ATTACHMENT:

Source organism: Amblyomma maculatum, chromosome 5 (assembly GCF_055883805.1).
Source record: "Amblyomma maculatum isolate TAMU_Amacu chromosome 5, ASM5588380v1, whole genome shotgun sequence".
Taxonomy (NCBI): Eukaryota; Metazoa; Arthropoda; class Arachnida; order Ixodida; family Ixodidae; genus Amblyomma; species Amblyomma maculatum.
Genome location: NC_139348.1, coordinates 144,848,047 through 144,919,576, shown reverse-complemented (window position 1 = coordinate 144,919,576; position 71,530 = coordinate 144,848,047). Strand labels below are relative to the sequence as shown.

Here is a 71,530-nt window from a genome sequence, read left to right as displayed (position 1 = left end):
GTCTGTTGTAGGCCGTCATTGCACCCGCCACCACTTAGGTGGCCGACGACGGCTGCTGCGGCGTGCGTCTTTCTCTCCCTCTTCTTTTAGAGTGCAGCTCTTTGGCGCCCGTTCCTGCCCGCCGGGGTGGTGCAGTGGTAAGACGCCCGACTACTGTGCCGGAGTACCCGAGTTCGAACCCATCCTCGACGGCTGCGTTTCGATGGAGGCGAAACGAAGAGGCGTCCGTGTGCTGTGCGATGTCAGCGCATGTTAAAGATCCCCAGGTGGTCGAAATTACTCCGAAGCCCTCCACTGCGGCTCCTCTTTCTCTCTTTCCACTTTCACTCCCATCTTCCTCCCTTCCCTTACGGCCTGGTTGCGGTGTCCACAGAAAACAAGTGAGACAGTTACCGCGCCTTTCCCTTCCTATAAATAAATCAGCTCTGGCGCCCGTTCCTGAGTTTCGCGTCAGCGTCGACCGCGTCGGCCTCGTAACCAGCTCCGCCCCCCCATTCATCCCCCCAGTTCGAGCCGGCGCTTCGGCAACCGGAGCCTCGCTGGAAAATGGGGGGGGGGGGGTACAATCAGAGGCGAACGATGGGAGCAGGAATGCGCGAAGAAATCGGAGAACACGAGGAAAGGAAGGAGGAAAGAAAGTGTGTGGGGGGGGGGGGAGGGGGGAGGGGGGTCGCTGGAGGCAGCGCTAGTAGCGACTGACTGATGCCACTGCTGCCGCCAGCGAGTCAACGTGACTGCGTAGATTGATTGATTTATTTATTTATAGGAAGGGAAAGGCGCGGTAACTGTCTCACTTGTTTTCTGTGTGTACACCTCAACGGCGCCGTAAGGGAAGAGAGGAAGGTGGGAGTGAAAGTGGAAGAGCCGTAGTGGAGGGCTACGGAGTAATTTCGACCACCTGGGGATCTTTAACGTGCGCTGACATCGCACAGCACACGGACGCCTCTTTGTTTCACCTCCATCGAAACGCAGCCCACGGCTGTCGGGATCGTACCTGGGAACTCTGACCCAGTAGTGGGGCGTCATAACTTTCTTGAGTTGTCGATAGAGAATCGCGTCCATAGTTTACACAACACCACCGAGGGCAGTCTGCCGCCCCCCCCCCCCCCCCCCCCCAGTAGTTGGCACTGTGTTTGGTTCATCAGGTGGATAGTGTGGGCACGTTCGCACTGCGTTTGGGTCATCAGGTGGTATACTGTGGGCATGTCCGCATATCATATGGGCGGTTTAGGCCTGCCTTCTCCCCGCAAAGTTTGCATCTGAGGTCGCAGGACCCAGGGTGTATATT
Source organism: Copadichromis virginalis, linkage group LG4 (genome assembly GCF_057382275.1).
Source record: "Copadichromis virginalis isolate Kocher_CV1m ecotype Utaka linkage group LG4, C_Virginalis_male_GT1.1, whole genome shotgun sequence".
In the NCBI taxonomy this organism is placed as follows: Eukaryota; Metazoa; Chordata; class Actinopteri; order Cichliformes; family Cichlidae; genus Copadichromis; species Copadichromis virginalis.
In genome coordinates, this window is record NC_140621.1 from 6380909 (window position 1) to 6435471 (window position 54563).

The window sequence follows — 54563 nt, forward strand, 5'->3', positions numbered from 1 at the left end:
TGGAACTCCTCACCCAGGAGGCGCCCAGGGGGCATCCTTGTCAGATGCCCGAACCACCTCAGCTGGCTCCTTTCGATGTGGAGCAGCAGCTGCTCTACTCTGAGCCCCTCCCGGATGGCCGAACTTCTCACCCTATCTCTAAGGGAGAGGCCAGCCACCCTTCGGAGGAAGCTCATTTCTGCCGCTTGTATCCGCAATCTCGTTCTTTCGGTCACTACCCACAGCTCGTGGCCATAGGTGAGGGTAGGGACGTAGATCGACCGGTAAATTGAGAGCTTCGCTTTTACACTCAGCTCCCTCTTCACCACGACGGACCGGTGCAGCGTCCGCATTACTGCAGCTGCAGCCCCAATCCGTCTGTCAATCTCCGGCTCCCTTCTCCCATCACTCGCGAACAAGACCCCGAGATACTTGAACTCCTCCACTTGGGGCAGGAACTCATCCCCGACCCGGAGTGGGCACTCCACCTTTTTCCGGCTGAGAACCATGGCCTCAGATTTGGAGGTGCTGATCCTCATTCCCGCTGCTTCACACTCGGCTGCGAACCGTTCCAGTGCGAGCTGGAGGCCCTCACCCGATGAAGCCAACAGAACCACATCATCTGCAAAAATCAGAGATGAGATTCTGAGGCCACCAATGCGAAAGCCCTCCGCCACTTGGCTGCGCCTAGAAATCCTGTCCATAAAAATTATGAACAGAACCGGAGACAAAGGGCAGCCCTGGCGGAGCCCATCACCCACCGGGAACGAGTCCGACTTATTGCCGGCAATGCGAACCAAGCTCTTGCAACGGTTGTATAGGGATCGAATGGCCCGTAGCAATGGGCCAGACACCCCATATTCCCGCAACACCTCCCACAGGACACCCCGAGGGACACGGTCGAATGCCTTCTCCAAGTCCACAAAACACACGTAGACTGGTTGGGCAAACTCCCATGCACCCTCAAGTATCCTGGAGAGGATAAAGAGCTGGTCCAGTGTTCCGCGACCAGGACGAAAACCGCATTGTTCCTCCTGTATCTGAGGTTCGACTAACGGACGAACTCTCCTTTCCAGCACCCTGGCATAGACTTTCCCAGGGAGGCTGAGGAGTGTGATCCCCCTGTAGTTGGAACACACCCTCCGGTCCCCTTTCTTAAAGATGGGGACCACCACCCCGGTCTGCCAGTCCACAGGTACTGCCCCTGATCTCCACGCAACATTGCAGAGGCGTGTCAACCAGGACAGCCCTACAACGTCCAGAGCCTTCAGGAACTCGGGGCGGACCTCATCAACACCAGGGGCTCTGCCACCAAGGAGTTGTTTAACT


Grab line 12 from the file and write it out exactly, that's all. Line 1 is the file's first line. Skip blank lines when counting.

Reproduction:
TGGAACTCCTCACCCAGGAGGCGCCCAGGGGGCATCCTTGTCAGATGCCCGAACCACCTCAGCTGGCTCCTTTCGATGTGGAGCAGCAGCTGCTCTACTCTGAGCCCCTCCCGGATGGCCGAACTTCTCACCCTATCTCTAAGGGAGAGGCCAGCCACCCTTCGGAGGAAGCTCATTTCTGCCGCTTGTATCCGCAATCTCGTTCTTTCGGTCACTACCCACAGCTCGTGGCCATAGGTGAGGGTAGGGACGTAGATCGACCGGTAAATTGAGAGCTTCGCTTTTACACTCAGCTCCCTCTTCACCACGACGGACCGGTGCAGCGTCCGCATTACTGCAGCTGCAGCCCCAATCCGTCTGTCAATCTCCGGCTCCCTTCTCCCATCACTCGCGAACAAGACCCCGAGATACTTGAACTCCTCCACTTGGGGCAGGAACTCATCCCCGACCCGGAGTGGGCACTCCACCTTTTTCCGGCTGAGAACCATGGCCTCAGATTTGGAGGTGCTGATCCTCATTCCCGCTGCTTCACACTCGGCTGCGAACCGTTCCAGTGCGAGCTGGAGGCCCTCACCCGATGAAGCCAACAGAACCACATCATCTGCAAAAATCAGAGATGAGATTCTGAGGCCACCAATGCGAAAGCCCTCCGCCACTTGGCTGCGCCTAGAAATCCTGTCCATAAAAATTATGAACAGAACCGGAGACAAAGGGCAGCCCTGGCGGAGCCCATCACCCACCGGGAACGAGTCCGACTTATTGCCGGCAATGCGAACCAAGCTCTTGCAACGGTTGTATAGGGATCGAATGGCCCGTAGCAATGGGCCAGACACCCCATATTCCCGCAACACCTCCCACAGGACACCCCGAGGGACACGGTCGAATGCCTTCTCCAAGTCCACAAAACACACGTAGACTGGTTGGGCAAACTCCCATGCACCCTCAAGTATCCTGGAGAGGATAAAGAGCTGGTCCAGTGTTCCGCGACCAGGACGAAAACCGCATTGTTCCTCCTGTATCTGAGGTTCGACTAACGGACGAACTCTCCTTTCCAGCACCCTGGCATAGACTTTCCCAGGGAGGCTGAGGAGTGTGATCCCCCTGTAGTTGGAACACACCCTCCGGTCCCCTTTCTTAAAGATGGGGACCACCACCCCGGTCTGCCAGTCCACAGGTACTGCCCCTGATCTCCACGCAACATTGCAGAGGCGTGTCAACCAGGACAGCCCTACAACGTCCAGAGCCTTCAGGAACTCGGGGCGGACCTCATCAACACCAGGGGCTCTGCCACCAAGGAGTTGTTTAACT